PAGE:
TODAY: Ukraine, Europe, Russia, all in negotiations; Kiev protests continue as Russia television accused of warping facts; Rogozin warns U.S.; Supreme Court rules Pussy Riot incarceration illegal; central bank reveals new currency symbol; BPF solvency under investigation.
Russia’s Duma condemned the West for interfering in Ukraine’s affairs and pressuring the government, but Ukrainian President Viktor Yanukovych is reportedly re-considering signing an Association Agreement with the EU – with a €20-billion catch. Moscow and Kiev are also still in negotiations, with the former apparently offering to relieve natural gas prices if Kiev improves the terms for Russia’s naval fleet in Crimea. Mikhail Margelov says Russia and Ukraine have a ‘pragmatic’ economic relationship, given the ‘interdependent’ nature of Ukraine’s economy. Russia’s state television channels stand accused of misrepresenting the facts about the ongoing Kiev protests. ‘Even by the standards of Soviet television, the Russia Channel has been churning out propaganda that would have made their Soviet predecessors blush,’ writes The Economist. This may explain the results of a poll indicating that a majority of Russians think Ukraine would benefit from closer ties. Russia warned the U.S. against making any adjustments to the Magnitsky List, and Dmitry Rogozin says Russia will ‘respond with nuclear weapons’ if new U.S. military strategy threatens its security, but Russia also seems to be seeking trade negotiations with the U.S.
The Supreme Court ruled that the incarceration of three members of punk group Pussy Riot was illegal, and chastised the Moscow court which passed the verdict for failing to take into account mitigating factors, such as the fact that two of the women have small children. The court has ordered an appeal hearing, sparking anticipation of a reprieve for Nadezhda Tolokonnikova and Maria Alyokhina, the group members who are still in jail. The mortality rate in Moscow detention facilities dropped by 25% this year. The Washington Post’s WorldViews column considers Vladimir Putin to be the person who ‘most influenced the news in 2013’. Putin’s is expected to focus on economic and social problems during his annual state-of-the-nation address tomorrow, which falls on the 20th anniversary of the adoption of Russia’s post-Soviet Constitution.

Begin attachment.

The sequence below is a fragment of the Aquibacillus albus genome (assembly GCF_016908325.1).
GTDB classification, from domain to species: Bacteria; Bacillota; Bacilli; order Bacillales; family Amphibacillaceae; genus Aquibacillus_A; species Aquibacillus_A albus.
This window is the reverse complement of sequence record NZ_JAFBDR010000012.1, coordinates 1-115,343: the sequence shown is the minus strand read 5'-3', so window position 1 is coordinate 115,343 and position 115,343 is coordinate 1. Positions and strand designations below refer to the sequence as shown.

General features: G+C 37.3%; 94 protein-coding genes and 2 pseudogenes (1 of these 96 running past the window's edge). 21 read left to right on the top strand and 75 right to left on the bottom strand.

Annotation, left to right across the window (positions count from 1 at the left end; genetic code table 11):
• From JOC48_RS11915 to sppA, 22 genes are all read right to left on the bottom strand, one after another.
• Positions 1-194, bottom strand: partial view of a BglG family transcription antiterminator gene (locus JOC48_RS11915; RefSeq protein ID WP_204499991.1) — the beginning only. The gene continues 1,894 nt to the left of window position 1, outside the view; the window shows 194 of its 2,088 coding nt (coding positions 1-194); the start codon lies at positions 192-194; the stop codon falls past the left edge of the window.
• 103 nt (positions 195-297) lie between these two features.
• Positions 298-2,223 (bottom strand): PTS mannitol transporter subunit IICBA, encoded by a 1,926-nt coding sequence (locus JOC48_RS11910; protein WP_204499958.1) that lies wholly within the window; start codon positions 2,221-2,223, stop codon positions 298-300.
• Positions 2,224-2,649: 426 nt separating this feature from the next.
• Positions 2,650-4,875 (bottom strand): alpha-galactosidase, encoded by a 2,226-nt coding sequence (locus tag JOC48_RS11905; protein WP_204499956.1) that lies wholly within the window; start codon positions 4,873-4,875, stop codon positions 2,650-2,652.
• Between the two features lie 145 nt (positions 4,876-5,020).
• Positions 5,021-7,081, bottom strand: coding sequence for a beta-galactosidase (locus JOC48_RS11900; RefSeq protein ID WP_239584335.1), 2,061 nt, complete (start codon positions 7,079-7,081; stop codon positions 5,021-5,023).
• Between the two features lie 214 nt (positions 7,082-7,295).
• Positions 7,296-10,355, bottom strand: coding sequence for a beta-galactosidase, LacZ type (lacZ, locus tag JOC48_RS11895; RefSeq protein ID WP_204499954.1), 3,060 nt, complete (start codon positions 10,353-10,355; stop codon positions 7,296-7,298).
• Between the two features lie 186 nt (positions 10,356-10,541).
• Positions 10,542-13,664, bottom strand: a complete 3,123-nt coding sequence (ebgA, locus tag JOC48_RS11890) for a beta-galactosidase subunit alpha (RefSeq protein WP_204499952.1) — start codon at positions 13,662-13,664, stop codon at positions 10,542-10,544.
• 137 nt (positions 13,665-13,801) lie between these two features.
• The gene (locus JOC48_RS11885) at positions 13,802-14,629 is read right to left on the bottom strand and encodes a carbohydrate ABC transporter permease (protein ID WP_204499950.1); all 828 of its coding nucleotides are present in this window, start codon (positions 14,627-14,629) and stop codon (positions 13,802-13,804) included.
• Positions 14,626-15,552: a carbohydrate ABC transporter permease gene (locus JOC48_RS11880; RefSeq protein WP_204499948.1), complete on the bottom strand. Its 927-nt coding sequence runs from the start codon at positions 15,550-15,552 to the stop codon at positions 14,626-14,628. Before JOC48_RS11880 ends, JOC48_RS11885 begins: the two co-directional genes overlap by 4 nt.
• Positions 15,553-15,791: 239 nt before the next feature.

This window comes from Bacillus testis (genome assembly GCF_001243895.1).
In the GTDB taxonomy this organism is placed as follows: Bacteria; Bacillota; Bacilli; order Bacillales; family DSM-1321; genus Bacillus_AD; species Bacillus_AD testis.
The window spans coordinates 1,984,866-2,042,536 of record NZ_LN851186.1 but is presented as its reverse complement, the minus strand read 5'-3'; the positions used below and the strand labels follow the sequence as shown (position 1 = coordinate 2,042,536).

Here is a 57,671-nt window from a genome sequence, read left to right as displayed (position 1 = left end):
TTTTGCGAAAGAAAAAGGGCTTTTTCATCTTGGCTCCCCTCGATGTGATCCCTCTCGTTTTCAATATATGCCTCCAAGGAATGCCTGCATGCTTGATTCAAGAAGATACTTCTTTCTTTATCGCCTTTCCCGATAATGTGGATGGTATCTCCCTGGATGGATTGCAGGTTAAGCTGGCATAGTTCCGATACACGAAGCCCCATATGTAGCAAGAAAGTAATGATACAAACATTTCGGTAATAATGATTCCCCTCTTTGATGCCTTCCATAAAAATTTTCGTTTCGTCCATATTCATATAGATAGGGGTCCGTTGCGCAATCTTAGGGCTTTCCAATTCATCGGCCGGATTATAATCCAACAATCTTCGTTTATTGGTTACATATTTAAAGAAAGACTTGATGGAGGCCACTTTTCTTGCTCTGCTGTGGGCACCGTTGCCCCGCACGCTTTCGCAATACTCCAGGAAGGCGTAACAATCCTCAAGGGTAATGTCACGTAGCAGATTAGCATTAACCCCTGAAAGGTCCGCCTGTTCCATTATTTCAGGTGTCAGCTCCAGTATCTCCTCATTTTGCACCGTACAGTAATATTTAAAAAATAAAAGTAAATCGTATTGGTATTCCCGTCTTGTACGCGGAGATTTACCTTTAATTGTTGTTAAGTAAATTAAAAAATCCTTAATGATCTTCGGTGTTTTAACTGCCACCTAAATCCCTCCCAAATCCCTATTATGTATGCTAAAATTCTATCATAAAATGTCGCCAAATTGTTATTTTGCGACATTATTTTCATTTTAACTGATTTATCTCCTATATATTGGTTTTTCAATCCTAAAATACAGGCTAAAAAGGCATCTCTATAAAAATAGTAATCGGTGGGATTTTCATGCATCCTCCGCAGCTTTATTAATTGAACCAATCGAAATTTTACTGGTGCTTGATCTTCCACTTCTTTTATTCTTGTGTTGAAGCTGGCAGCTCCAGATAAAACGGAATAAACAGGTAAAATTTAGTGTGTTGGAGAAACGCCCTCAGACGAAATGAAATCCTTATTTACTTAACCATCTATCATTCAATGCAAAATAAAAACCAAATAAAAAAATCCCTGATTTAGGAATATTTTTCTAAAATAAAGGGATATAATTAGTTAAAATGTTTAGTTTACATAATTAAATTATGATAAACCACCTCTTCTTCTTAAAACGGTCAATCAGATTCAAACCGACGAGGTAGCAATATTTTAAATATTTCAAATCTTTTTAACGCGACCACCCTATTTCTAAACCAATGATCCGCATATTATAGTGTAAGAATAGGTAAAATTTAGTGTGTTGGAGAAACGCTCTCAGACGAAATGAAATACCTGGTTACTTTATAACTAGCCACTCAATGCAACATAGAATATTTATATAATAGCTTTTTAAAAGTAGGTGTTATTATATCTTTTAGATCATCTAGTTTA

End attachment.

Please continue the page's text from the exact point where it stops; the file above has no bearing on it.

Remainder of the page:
The Russian central bank has revealed the new currency symbol for the rouble – the Cyrillic letter ‘R’. Central Bank chief Elvira Nabiullina says the sign symbolises the currency’s stability (which lost 8% of its value against the U.S. dollar this year). The Central Bank is investigating the solvency of the Bank of Project Financing (BPF).
PHOTO: Russia’s Central Bank Governor Elvira Nabiullina speaks to journalist after announcing the winner of a public competition to decide the official logo of the Russian rouble in Moscow December 11, 2013. REUTERS/Sergei Karpukhin